Just prior to US President Donald Trump’s arrival in Jerusalem May 22, the virtual emergency sirens that had screamed in Prime Minister Benjamin Netanyahu’s office had toned down somewhat. The chances that Trump would present his diplomatic initiative here had lessened.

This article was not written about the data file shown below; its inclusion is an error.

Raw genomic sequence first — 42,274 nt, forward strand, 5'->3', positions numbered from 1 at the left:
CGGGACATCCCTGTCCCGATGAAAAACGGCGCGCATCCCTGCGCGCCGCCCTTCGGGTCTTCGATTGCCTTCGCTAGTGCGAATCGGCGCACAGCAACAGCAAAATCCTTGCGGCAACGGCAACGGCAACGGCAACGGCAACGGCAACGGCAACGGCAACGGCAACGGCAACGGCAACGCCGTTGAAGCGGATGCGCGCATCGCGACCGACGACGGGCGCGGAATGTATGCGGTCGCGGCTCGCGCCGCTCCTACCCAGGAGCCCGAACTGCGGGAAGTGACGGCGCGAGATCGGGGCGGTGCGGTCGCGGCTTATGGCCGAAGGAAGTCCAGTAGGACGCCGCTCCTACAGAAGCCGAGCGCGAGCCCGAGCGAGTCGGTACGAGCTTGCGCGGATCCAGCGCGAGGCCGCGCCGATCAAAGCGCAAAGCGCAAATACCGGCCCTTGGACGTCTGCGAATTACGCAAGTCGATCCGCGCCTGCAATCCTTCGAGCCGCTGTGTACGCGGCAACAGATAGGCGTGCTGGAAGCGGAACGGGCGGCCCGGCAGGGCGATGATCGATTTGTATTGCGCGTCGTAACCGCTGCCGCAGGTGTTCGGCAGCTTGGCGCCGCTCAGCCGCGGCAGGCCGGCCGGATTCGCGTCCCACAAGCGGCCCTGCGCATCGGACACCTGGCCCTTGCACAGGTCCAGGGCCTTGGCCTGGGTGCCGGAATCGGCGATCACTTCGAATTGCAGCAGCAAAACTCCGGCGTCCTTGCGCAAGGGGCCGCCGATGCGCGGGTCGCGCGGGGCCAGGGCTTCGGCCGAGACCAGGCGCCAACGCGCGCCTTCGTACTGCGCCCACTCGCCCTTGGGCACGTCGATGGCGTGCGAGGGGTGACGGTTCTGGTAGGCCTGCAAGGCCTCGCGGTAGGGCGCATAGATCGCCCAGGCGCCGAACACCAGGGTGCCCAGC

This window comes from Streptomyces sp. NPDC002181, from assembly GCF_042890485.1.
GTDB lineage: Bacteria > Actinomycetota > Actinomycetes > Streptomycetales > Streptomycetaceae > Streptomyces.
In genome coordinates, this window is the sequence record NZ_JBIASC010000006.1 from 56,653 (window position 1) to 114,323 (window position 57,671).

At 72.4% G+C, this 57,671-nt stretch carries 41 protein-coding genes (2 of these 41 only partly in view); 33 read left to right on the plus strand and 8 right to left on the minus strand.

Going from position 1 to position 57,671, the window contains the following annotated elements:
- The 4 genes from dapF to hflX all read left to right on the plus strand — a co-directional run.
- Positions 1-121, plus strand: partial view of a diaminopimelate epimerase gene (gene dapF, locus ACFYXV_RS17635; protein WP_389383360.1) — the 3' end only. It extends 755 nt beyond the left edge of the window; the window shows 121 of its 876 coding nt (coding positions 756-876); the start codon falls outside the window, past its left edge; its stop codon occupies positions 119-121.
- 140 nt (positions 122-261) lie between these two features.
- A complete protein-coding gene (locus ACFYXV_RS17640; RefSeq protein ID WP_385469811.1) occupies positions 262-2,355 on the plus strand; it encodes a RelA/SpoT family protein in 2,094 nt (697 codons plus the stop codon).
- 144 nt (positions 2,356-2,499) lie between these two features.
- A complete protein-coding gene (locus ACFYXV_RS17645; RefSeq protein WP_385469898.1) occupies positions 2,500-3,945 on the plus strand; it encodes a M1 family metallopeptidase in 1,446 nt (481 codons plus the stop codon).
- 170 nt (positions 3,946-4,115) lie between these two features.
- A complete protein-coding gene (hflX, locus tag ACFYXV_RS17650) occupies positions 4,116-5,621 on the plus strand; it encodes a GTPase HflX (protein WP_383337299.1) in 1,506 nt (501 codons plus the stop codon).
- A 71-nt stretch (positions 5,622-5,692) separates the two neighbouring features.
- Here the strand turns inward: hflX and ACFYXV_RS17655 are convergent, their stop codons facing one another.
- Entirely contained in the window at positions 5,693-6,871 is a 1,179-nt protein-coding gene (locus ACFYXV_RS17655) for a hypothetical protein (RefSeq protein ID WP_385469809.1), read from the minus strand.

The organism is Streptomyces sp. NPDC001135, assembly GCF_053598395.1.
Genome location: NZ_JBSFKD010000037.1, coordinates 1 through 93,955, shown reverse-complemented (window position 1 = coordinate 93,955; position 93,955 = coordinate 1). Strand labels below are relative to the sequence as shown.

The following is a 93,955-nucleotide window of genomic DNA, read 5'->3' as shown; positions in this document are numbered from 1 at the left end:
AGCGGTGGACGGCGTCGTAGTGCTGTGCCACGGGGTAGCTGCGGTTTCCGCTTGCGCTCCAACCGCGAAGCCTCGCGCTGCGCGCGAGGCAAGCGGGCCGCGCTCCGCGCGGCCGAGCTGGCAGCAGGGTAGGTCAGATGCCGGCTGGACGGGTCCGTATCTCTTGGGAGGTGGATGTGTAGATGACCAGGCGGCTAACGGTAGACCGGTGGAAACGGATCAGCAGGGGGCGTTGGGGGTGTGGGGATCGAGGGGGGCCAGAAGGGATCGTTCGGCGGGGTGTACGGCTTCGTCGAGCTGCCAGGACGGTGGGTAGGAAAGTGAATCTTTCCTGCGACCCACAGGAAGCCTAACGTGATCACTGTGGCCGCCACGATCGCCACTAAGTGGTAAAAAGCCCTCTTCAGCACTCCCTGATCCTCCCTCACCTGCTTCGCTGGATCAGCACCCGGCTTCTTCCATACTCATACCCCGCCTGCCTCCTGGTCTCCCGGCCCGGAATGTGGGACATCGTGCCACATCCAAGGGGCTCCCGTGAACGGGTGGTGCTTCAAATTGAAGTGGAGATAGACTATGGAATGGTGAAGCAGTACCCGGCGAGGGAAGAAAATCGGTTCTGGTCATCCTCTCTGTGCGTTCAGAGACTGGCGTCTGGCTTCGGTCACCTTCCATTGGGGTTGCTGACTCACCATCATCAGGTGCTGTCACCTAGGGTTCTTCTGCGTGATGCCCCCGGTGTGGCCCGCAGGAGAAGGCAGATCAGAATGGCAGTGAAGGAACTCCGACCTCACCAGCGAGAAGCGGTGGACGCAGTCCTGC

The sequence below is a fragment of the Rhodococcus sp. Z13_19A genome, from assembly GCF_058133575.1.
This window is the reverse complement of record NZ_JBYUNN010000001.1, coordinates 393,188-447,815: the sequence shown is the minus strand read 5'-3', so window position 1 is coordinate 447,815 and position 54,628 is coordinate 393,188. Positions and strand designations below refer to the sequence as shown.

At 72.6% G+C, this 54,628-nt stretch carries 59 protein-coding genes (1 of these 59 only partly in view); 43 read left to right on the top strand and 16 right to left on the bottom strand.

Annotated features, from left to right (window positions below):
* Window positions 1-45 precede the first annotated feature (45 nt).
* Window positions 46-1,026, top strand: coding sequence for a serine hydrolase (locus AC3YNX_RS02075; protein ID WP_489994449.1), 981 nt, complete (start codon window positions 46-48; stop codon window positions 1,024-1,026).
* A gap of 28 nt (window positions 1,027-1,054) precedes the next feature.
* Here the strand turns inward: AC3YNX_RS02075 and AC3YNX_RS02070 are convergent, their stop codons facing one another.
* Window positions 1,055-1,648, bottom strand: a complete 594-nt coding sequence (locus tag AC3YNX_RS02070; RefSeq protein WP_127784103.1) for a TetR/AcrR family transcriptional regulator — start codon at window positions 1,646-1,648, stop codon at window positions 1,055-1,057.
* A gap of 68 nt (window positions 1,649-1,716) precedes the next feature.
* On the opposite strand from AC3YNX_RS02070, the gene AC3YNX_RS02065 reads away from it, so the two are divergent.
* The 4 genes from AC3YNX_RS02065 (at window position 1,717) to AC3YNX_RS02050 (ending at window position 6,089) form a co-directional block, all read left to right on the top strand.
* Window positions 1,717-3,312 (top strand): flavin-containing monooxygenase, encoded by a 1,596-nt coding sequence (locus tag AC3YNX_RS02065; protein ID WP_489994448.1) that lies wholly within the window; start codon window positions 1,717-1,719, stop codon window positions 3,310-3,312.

The danger still exists, but on a slightly lower scale; it is no longer a "clear and present danger" (an Israeli idiom often used in the context of an imminent terror attack). Trump has more important things on his agenda, headed first and foremost by his personal political survival. Nevertheless, Netanyahu was clearly nervous in the 24-hour period prior to the American president’s arrival. The prime minister got into arguments and altercations with some of his ministers, he blew up a session of the coalition heads and he conducted a very tense Cabinet meeting on the evening of May 21. Air Force One was due to arrive the next day, and Netanyahu still had no clue who — or what — would emerge from the plane to greet him.